At the UN Ocean Conference, countries from across the globe met to discuss ways to raise awareness and take steps towards environmental sustainable cooperation through a “Call to Action.” The United Nations has also come up with many proposals to protect the ocean ecosystems. One of their proposals includes a movement to restore the ocean and coastal communities through many partnerships with different international governments as well as industries that rely directly on the oceans for its vitality. One of their main goals is to prioritize ocean research so we can broaden our understanding of its relation to humans and industries. Another objective is to reduce the amount of waste entering the oceans and to “[incentivize] market-based solutions.” If corporations are incentivized to help the environment, it would be a huge win for environmentalists since corporations are the main producers of plastics and other wastes. These goals of  protecting and improving our ocean stems from a larger, more comprehensive set of goals set forth by the UN that relates to creating sustainable development worldwide. Goal 14 is “life below water” and includes conservation and sustainably using the oceans. We found a few stories from the UN Conference particularly inspiring: So far, Australia committed 4.4 million dollars to train officials on enforcing environmental regulations and policies. Chile is creating 1.5 million square kilometers of protected marine areas. In addition, Chile has inspired fellow developing nations to begin the process of environmentally sustainable development on their own instead of relying on aid from developed nations.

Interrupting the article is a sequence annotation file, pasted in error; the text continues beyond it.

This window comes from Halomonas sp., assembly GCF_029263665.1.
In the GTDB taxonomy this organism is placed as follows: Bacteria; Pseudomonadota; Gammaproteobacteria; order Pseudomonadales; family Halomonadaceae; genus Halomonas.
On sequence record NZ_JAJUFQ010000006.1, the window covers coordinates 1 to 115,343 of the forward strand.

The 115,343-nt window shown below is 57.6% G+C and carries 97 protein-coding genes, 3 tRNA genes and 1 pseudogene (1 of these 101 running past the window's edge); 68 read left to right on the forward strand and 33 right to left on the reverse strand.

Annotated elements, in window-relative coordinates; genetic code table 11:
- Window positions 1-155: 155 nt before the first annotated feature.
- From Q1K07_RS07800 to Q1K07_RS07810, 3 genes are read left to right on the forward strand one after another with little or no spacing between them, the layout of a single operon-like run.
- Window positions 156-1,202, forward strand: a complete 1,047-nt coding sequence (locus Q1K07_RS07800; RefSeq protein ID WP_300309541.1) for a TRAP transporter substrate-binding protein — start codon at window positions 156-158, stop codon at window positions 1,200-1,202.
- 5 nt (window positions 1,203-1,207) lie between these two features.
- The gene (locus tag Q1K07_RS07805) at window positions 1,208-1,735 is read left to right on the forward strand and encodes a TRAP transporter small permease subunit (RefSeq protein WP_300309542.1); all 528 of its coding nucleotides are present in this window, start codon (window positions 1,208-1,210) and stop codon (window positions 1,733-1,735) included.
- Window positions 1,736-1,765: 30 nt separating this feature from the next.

Other International Coalitions and Alliances

A great example for organized international cooperation is the International Alliance to Combat Ocean Acidification (also known as the O.A. Alliance), which was brought together by the governors of the western U.S. states such as California, Oregon, and Washington, along with the Canadian province of British Columbia. The O.A. Alliance provides a Call to Action plan highlighting five goals to help combat, reduce, and eradicate ocean acidification. The organization can be seen as an effective starting place in helping enact legal backing and provide a platform of sustained support in helping combat the global problem of ocean acidification.

The Call to Action’s five goals supported by their suggested action plan are:

  • To advance scientific understanding about ocean acidification,

  • Take meaningful actions to reduce the causes of ocean acidification

  • Protect environmental and coastal communities directly affected by the impacts of the   changing ocean

  • Expand public awareness and to understand ocean acidification

  • To build sustained support to help combat this global problem

 

The Alliance’s goals are similar to the systems and plans implemented by other local organizations in helping combat environmental problems such as climate change, global warming, coral bleaching, etc.


 

To learn more about these partnerships, ideas and ocean issues, we recommend:

 

International OA Alliance

US Climate Alliance

UN Oceans

The Micronesia Challenge

Local Communities on a Path to Zero Trash

 

This blog was written by students in the UC Davis First Year Seminar: Ocean Optimism